Guadagno, Sheppard Highlight Cape May County Women in Business Conference

Guadagno, Sheppard Highlight Cape May County Women in Business Conference

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New Jersey Lieutenant Governor Kim Guadagno

By Tim Kelly

In business and in government, being there is half the battle.

That was the message of New Jersey Lieutenant Governor Kim Guadagno, who certainly was there Thursday for the Cape May County Chamber of Commerce’s Women in Business Conference at the Flanders Hotel in Ocean City.

Guadagno, whose lively keynote speech highlighted the 12th annual event, told the 250 attendees “the main thing is to be accessible.”

Backing up her words with action, Guadagno publicly stated her personal cell phone number and invited the business leaders in attendance to call her any time, day or night.

Her words fit nicely for the event’s theme of “Women’s Empowerment and Engagement.”

“If you are having trouble getting through to a state department or need help cutting red tape, reach out and I’ll do whatever I can. Any department – except EZ Pass,” she said, drawing laughter in a reference to the multi-state agency, which the Cape May County Bridge Commission is planning to install at its spans’ toll stations this summer.

Tracy Iwaszkiewicz of South Jersey Industries, Lori Carlin of M Broadley; Keith Symonds of Varsity Inn and Tammy Garrison of South Jersey Industies were on hand for the Women in Business Conference.
Tracy Iwaszkiewicz of South Jersey Industries, Lori Carlin of M Broadley; Keith Symonds of Varsity Inn and Tammy Garrison of South Jersey Industries were on hand for the Women in Business Conference.

Giving out her cell number to a Cape May County audience is nothing new for the Lt. Governor, who said she announced it last year to 6,000 volunteer firefighters at their annual convention in Wildwood, resulting in “one offer of marriage,” she said to more laughs. But the point was made. Government representatives and business leaders should be on the scene and available.

“You shouldn’t be doing this job if you don’t want to be there to help people,” she said.

Guadagno’s talk was a highlight of an agenda filled with networking, informative talks and a panel discussion.

Dianna Deignan, M.D., of Cape Regional Physician Associates kicked things off with a time-management message on “Balancing Professional, Personal and Community Life.”  Maggie Warner of Morey’s Piers and Beachfron Water Parks moderated a discussion panel on “Creating a Culture of Volunteerism.”  The panel included Barbara Jones, of ServPro of Cape May and Cumberland Counties;  Aimee Schultz of JASM Consulting; and Veronica “Ronnie” Town of Atlantic City Electric Company.

 Karen Bergman, Ocean City Council member and Catering Director of the Flanders Hotel, host for the event, Sue Sheppard Cape May County Surrogate and Kim Davidson Secretary of the Ocean City Chamber of Commerce.
Karen Bergman, Ocean City Council member and Catering Director of the Flanders Hotel, host for the event, Sue Sheppard Cape May County Surrogate and Kim Davidson Secretary of the Ocean City Chamber of Commerce.

Ocean City’s own M. Susan Sheppard, Esq., Cape May County Surrogate Judge, delivered a fascinating talk on “Will Preparation for Any Age.”

Sheppard stated it was never too early for attendees to draw up their will, because the document provides individuals with peace of mind and control of their wishes for the distribution of assets to their loved ones. Without a will, Sheppard said, her office is called on to make the distribution which typically goes first to the spouse and then to the children.  In the case of second and third marriages and step children “things get a little bit more complicated,” she said, which is reason enough to have the document executed.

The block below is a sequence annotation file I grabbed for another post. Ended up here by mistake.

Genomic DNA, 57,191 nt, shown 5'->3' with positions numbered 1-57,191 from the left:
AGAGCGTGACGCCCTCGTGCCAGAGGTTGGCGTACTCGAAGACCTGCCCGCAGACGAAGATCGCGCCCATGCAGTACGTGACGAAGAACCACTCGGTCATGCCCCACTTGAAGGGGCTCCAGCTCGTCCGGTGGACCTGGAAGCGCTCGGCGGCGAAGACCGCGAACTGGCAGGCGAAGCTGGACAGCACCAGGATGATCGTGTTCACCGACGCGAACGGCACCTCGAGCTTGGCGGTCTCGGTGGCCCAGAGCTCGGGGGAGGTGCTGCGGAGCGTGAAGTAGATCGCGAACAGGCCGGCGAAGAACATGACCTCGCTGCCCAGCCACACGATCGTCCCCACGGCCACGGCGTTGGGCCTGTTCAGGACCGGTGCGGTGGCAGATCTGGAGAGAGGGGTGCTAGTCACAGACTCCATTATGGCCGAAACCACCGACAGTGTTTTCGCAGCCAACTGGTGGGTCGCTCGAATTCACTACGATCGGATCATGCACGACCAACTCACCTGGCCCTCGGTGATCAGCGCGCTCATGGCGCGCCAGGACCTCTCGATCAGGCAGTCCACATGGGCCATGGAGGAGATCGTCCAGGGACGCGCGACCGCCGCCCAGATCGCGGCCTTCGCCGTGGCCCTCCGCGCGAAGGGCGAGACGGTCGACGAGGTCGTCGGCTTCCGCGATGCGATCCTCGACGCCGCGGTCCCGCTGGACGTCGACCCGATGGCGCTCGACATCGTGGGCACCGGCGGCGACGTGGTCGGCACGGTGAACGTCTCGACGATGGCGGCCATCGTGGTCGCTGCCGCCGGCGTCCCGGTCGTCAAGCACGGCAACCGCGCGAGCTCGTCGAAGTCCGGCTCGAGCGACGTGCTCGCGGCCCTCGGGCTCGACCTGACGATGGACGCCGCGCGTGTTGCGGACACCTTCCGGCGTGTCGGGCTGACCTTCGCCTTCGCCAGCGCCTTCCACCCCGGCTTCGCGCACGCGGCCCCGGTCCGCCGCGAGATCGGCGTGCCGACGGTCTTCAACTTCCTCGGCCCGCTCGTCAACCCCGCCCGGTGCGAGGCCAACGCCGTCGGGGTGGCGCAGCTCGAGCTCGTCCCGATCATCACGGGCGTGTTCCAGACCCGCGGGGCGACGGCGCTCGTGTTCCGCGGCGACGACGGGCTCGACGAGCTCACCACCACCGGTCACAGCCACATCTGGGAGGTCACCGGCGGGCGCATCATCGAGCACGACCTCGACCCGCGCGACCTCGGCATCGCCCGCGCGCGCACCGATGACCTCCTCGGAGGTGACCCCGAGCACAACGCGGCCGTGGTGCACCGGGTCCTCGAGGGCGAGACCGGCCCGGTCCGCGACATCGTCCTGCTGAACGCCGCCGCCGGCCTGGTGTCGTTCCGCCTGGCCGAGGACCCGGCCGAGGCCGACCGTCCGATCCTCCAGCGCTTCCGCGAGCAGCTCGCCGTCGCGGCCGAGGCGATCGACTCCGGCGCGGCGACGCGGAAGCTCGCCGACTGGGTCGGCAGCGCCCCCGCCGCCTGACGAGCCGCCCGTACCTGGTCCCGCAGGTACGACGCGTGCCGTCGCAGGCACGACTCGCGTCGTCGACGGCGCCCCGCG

Wills are not complicated, she said. “I have stopped using the example that it can be drawn up on a napkin, because we actually got a will on a napkin once,” she said.  For a will to be legal, all it needs is to be signed, witnessed by two people and notarized, she said.  She cautioned that the original will should be stored in a safe place and not written on.  “I have no idea of knowing if something crossed out or added to a will was actually done by (the person whose will it is),” Sheppard said.  She recommended having the will drawn up by an attorney as part of her “trifecta” of documents needed for settlement of one’s final affairs.  The others include power of attorney, a document naming a representative to make financial decisions in the event a person is incapacitated, and a living will, which stipulates which measures may be taken to prolong a person’s life in the event he or she cannot state those wishes.

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M. Susan Sheppard, Esq., Cape May County Surrogate Judge

In the event a will does need to be changed, a codicil document may easily make those alterations and avoid marking up the original, she said. Sheppard recommended that wills be revikewed periodically, because situations change of the years.  An inheritance or stipulation drawn up to protect a child will in all likelihood not be needed when the child is fully grown, Sheppard said.

Sheppard said despite a staff of just four people, her office serves more than 3,000 residents annually.

“You don’t need an appointment, just come in and we’ll have you out in 20 minutes in most cases,” Sheppard said. Additionally, she said her staff prides itself in “respectful bedside manner at a stressful time in peoples’ lives.”

Other presenters at the event were Andy Zinsmeister, of Dale Carnegie Training on “Networking to Make Connections;” and “Empowerment Through Engagement” by Anne Maiese of the League of Women Voters of New Jersey.”